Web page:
The question of whether it’s appropriate to urinate in a swimming pool is a frequent consideration for individuals of all ages, particularly in the summertime at public pools. That’s because many people are curious about the possible dangers and implications of being in water that may be tainted with the urine of others.
First of all, this is not something that is nice to see. Therefore, the question arises is it really safe? And does it make a difference if you decide to pee in the pool yourself, or is it wiser to go to the nearest bathroom? In this article, we’ll talk about that. So, let’s start!
Is It Okay To Pee in Pool? No, it is not okay to pee in the pool. Urinating in the pool can disrupt the water’s chemical balance, potentially leading to health and safety issues for swimmers. Maintaining proper hygiene in public swimming areas is important to ensure a safe and enjoyable environment for everyone.
Pissing in the pool should be avoided, both in private pools and in public ones. The research that was conducted on more than 1,000 samples showed that urine, combined with chemicals and sweat, interacts chemically with chlorine. We will cover this topic in more detail below, but let’s see what happens in the pool when you pee.
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What Happens When You Pee in the Pool?
Although urine is initially sterile, it has components such as urea, creatinine, amino acids, and ammonia, all of which can disrupt the chemical stability of a pool that hasn’t been treated. On their own, these components in urine are not dangerous, and urine itself is acidic.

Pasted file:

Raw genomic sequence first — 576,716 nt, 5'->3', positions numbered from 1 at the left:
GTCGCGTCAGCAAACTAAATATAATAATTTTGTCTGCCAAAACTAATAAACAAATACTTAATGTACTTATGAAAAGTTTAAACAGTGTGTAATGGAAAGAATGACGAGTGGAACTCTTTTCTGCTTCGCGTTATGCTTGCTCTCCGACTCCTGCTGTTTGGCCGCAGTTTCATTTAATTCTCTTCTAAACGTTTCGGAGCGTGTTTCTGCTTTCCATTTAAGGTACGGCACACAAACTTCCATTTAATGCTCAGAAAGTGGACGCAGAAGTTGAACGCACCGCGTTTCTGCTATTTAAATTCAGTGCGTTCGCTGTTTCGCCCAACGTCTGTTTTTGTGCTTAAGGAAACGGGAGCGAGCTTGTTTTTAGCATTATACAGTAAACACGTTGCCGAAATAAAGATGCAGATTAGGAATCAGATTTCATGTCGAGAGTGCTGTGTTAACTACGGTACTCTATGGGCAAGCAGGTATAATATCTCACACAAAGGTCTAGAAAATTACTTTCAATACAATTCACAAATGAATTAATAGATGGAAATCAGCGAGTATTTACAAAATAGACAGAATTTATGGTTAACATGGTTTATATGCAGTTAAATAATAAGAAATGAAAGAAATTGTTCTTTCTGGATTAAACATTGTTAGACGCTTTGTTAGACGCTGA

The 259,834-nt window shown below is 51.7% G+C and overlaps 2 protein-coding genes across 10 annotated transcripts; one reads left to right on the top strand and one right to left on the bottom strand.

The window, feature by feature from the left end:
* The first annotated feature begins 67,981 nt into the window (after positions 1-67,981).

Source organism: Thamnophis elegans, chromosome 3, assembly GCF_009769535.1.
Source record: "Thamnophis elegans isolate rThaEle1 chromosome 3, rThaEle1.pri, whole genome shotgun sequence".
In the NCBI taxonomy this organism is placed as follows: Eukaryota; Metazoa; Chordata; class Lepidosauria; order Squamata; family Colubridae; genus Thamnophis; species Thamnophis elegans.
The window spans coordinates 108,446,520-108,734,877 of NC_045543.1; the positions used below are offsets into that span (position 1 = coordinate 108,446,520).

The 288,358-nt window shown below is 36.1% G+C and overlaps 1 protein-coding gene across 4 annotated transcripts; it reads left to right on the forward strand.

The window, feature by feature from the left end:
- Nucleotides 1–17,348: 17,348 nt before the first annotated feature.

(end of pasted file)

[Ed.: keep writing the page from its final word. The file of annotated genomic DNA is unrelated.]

However, when these components interact with the pool’s chemicals, they can lead to symptoms like eye irritation or even respiratory issues akin to occupational asthma. The ammonia present in urine has the potential to combine with chlorine, resulting in the production of chloramine gases in small amounts, leading to possible nausea and coughing episodes.
The number of people urinating in pools is pretty high, with 20% of American adults acknowledging that they have done it at least once. However, it’s important to highlight that no studies were made on children, and it’s uncertain how many would openly admit that they peed in the pool until now.
Related Article: How Much Pee Is In Your Swimming Pool?
Are There Risks To Peeing In The Pool?
When it comes to swimming, the thought of whether or not it’s okay to pee in the pool has probably crossed your mind. However, are there any risks when it comes to peeing in the pool? Usually, swimming in a pool with urine doesn’t pose a health risk.
Let’s see how urine reacts in pool water. Usually, urine consists of 95% water; the remaining 5% is a mixture of various byproducts from your food and beverages. These include:
- Urea: This is a substance your liver produces to help rid your body of excess ammonia and nitrogen.
- Uric acid: This component is formed when your body breaks down certain foods and drinks.
- Electrolytes, encompassing but not limited to sodium, potassium, chloride, and phosphorus.
- Minuscule particles: These are dead cells from your blood, as well as potential traces of chemicals from tobacco, drugs, vitamins, or other substances that your kidneys filter from your bloodstream
In most cases, the substances listed above are not present in urine to pose any threat. Therefore, if you find yourself urinating in the pool or swimming in water that contains someone else’s urine, it doesn’t inherently pose a health risk.
What Happens If You Pee in a Saltwater Pool?
The outcomes are the same as when peeing in a normal chlorine pool. While saltwater pools possess less chlorine, it is still present. Consequently, if an individual opts to urinate in a saltwater pool, similar chemical interactions take place. Just as with pools treated primarily with chlorine, it’s crucial to look for signs such as swollen eyes, various skin rashes, and different skin discomforts.